There has been a noticeable change in recent years in the climate of international economic cooperation. It is now increasingly reafirmed by responsible sections of public opinion in the lending as well as in the borrowing countries that development assistance should not be regarded as an instrument of foreign or commercial policy but as a means of correcting dangerous imbalances in the world economy. However, "aid" is in reality credits which have to be repaid; and even if such credits are available on terms which are concessional in some respects, they often have features which are not consistent strictly with the objective of development. For some time to come we can benefit by more external credits, especially untied credits on concessional terms. But we have to take note of international realities as they are and reduce our reliance on foreign credits.
The policy of self-reliance does not mean that we should be actually reducing imports from the rest of the world. In fact, as the pace of development quickens, imports of industrial raw materials, intermediates and special components will go up. But. we propose to pay for them increasingly through our own earnings from exports. Economic independence, therefore, hinges to a considerable extent on how we fare in export markets; and our export performance in turn would depend on the state of our economy at home and our sucess in developing a purposive, planned approach to the problem.
The complaint that planning has led to a rise in prices and that planning is, therefore, harmful, is misconceived and unfounded. Consumers with fixed incomes, particularly in urban areas face hardship when prices rise; but at the other extreme, when prices are reduced or depressed to uneconomic level, producers suffer and employment sags. If development means larger real incomes to ever larger numbers of people, some price increases can hardly be avoided. What we must ensure, however, is stability in respect of the core items of family consumption. An adequate supply of foodgrains and articles of everyday use must be maintained at fairly stable prices. Agricultural scientists who have brought about such notable increases in yields of wheat, and to some extent of millets and rice, have now turned to the task of bringing about similar gains in pulses and cash crops like oilseeds, cotton and sugarcane. In general, the possible impact of development plans on the price situation has been carefully studied, and every effort will be made to keep production and prices in balance.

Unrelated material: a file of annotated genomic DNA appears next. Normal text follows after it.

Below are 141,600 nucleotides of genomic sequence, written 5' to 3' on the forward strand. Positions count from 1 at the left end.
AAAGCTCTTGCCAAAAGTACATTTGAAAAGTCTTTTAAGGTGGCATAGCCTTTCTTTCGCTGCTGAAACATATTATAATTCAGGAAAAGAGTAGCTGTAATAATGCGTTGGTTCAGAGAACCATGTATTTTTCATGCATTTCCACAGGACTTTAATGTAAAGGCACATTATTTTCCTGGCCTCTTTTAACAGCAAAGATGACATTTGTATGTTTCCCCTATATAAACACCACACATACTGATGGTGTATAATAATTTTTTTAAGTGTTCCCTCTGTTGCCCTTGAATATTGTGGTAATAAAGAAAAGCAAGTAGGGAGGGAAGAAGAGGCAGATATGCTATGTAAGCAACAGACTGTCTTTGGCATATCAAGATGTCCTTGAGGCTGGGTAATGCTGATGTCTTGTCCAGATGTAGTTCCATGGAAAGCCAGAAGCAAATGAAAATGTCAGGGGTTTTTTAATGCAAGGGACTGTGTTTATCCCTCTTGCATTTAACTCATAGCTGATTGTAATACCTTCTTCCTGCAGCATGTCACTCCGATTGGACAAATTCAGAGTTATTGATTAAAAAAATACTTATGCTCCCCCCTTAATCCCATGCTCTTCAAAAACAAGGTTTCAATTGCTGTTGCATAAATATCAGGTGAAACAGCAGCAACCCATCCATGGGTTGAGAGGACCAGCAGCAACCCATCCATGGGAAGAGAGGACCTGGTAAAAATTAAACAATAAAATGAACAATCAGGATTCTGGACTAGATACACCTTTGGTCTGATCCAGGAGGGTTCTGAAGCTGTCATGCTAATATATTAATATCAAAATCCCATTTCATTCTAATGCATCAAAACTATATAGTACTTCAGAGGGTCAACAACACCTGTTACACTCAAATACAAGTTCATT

Planning certainly has its critics, but the fact remains that in modern conditions, and in a developing country like ours, economic planning has become indispensable. Compared to the tasks to be accomplished, the resources of money, trained manpower and administrative and managerial skills are in short supply, and they have to be allocated primarily with a view to the national interest rather than the interest of any private individual or group. This is, after all, what the Plan seeks to do. At the same time, and through such rational allocation, it can lead to an augmentation of the now scarce resources, and this gradually extend the limits of our economic freedom.
For us in India, planning is a charter of orderly progress. It provides a framework of time and space that binds sectors and regions together and relates each year's effort to the succeeding years, impelling us all constantly to greater cooperative endeavour. By strengthening the economic fabric of the country as a whole and of the different regions, it makes a powerful contribution to our goal of national integration.
The Plan gives concrete expression to our national purpose. With its implementation, we shall have advanced yet another stage towards our goal of a prosperous, democratic, modern, socialist society. In meetings of the National Development Council, I have found that all States, irrespective of the political beliefs their Governments hold, have very similar expectations of the Plan. This is so, because our people as a whole have pinned their hopes on the Plan, and want it to succeed, I am confident that they will not spare themselves in a determined effort to ensure that it does succeed.
18 July 1970.